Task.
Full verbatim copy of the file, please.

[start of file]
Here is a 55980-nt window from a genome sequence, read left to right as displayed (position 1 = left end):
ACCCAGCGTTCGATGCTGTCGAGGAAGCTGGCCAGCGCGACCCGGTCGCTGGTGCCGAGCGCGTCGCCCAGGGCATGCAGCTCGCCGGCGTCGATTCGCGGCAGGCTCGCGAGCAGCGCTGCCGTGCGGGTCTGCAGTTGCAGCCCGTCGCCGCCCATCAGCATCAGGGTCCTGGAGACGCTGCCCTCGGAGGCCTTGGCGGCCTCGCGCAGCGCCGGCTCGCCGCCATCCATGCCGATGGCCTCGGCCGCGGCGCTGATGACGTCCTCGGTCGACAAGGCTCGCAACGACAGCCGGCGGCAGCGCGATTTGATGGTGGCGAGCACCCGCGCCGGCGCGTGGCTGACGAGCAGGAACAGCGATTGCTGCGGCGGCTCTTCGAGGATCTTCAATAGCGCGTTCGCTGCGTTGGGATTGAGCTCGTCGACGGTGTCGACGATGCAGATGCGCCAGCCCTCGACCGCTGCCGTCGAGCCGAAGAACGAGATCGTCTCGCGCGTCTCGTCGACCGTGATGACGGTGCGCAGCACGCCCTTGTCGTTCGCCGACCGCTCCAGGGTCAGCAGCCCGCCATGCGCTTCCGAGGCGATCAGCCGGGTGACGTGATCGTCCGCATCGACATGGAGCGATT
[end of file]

Here is a 55980-nt window from a genome sequence, read left to right as displayed (position 1 = left end):
ACCCAGCGTTCGATGCTGTCGAGGAAGCTGGCCAGCGCGACCCGGTCGCTGGTGCCGAGCGCGTCGCCCAGGGCATGCAGCTCGCCGGCGTCGATTCGCGGCAGGCTCGCGAGCAGCGCTGCCGTGCGGGTCTGCAGTTGCAGCCCGTCGCCGCCCATCAGCATCAGGGTCCTGGAGACGCTGCCCTCGGAGGCCTTGGCGGCCTCGCGCAGCGCCGGCTCGCCGCCATCCATGCCGATGGCCTCGGCCGCGGCGCTGATGACGTCCTCGGTCGACAAGGCTCGCAACGACAGCCGGCGGCAGCGCGATTTGATGGTGGCGAGCACCCGCGCCGGCGCGTGGCTGACGAGCAGGAACAGCGATTGCTGCGGCGGCTCTTCGAGGATCTTCAATAGCGCGTTCGCTGCGTTGGGATTGAGCTCGTCGACGGTGTCGACGATGCAGATGCGCCAGCCCTCGACCGCTGCCGTCGAGCCGAAGAACGAGATCGTCTCGCGCGTCTCGTCGACCGTGATGACGGTGCGCAGCACGCCCTTGTCGTTCGCCGACCGCTCCAGGGTCAGCAGCCCGCCATGCGCTTCCGAGGCGATCAGCCGGGTGACGTGATCGTCCGCATCGACATGGAGCGATT